Step into Inamo for a meal in the future

Standing out in London’s thriving restaurant scene is not easy but Inamo has certainly caught diners’ attention with its futuristic approach to the dining experience. Waiters are replaced by tablet menus that sends your order straight to the kitchen. Tables are interactive screens that allow you to play games with your mates, spy on your chefs with a ‘chef cam’ or change your screen background to suit your mood. The original Inamo was established in Soho in 2008 and prided itself in being the first restaurant to combine interactive technology and dining. Since then, it has also opened its doors in Covent Garden and you can find its latest addition in Camden.

It’s fitting that this innovative establishment is set within a state-of-the-art building coupled with a cool and slick interior. The restaurant also has a lovely al fresco dining area and a roof terrace which will definitely be a hit during the summer season. Inamo boasts a diverse Pan-Asian menu, including dishes from Japan, China, Thailand and more. The tablet menu is fairly simple and straightforward to navigate. It’s particularly helpful for those with special dietary requirements as you can opt to show items that are free from certain ingredients, such as dairy, nuts or gluten. Replicating Asian eating culture, Inamo encourages sharing rather dividing their dishes into starters and mains. All the dishes are served piping hot as they are ready from the kitchen.

We went for the Dragon roll from the generous sushi selection, which involves crispy fried tempura shrimp topped with fresh avocado and a touch of mayonnaise. The crunchiness of the shrimp and the creamy avocado creates a sublime texture in a mouthful. The roll is completed with a dash of dark soya to add a hint of sweetness to the palate. In the Asian tapas section, we chose the Korean style chicken wings and Yum Buns. The miniature wings were glazed in a tangy Korean barbeque sauce and garnished with coconut flakes. Perhaps more suitable for those with a sweet-tooth, I found the sauce a bit over-powering in this dish.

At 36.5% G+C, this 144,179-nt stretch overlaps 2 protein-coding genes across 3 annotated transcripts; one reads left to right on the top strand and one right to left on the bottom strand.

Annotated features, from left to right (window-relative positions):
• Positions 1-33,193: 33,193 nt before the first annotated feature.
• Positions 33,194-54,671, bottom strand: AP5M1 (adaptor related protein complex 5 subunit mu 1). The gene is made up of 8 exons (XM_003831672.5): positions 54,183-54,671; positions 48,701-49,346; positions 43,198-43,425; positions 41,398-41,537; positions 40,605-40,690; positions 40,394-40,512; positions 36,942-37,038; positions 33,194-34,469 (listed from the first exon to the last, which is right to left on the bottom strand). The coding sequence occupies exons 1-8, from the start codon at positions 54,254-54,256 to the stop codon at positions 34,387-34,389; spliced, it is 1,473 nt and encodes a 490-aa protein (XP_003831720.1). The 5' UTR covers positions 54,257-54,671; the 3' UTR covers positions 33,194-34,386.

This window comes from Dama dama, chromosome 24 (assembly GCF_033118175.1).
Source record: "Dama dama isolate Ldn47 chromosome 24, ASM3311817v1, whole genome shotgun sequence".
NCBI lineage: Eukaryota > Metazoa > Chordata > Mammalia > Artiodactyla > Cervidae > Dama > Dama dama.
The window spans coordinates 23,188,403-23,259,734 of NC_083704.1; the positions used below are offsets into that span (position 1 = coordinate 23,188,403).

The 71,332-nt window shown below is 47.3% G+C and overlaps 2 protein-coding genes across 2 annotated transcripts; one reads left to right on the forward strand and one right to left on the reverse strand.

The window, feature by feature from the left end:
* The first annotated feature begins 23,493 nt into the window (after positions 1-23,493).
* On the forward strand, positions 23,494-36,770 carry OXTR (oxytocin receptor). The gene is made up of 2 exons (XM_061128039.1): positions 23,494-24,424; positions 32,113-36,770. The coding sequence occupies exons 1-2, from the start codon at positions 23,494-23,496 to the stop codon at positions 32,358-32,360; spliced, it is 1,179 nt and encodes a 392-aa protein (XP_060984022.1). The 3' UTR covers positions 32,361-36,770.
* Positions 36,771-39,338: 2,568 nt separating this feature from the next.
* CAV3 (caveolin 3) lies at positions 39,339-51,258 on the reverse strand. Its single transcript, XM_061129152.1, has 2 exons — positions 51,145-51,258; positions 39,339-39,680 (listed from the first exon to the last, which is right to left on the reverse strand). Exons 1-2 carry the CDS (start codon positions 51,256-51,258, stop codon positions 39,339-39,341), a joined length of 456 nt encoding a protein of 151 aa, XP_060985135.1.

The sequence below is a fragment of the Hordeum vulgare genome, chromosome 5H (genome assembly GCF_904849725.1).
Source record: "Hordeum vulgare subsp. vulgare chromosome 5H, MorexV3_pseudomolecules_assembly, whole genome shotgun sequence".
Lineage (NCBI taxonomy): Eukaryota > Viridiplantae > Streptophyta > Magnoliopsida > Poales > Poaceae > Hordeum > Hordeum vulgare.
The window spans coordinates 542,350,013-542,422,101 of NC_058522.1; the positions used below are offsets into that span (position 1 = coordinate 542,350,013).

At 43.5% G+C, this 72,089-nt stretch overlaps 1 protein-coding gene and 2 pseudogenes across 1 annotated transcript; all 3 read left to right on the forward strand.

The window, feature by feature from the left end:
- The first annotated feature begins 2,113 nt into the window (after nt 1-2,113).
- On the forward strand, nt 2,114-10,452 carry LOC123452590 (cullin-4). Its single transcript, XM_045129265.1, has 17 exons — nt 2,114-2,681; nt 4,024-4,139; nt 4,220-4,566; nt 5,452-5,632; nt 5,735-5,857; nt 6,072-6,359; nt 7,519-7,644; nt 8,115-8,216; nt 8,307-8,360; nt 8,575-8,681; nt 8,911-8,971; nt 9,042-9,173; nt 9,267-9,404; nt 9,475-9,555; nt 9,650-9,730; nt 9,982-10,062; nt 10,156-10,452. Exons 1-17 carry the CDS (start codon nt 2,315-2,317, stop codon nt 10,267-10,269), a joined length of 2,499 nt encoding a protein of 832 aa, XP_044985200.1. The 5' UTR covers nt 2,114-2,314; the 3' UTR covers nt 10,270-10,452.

The Yum Buns arrived with three steamed buns and a spread of meats, including beef brisket, duck and pork belly. In addition, crudités and a variety of hoisin sauces were provided so you could create your own bun. Tender and juicy, the duck outshone the beef and pork, which were unsympathetically dry and chewy in comparison. There was no doubt that the true star of this dish were the soft and fluffy buns, which were still warm from the steamer. They likened to Chinese ‘Mantous’, a cloud-like steamed bun particularly popular in the Northern regions of China. The slightly sweetened flavour of the dough and its pillowy texture was enough to fill my appetite without any extra fillings or sauces.

We were tempted by the Seabream in red pepper sauce amongst the seafood options. Crisp and succulent, the pan-fried sea bream struck a perfect balance in terms of texture. The red pepper sauce was packed with flavours and complimented the fish fillets beautifully. To complete our meal, we also ordered a side of spicy aubergine. Sautéed with Chinese black mushrooms ‘yun-er’ in a moreish hot sauce, it’s no surprise that this dish is a favourite amongst customers. Inamo is certainly worth-a-try for those seeking a novelty dining experience. The interactive screens and tablet menus are particularly helpful if you want to impress your 10-year-old or break the ice on a first date.  Although some of the dishes left a little more to be desired, Inamo is definitely not just fun and games.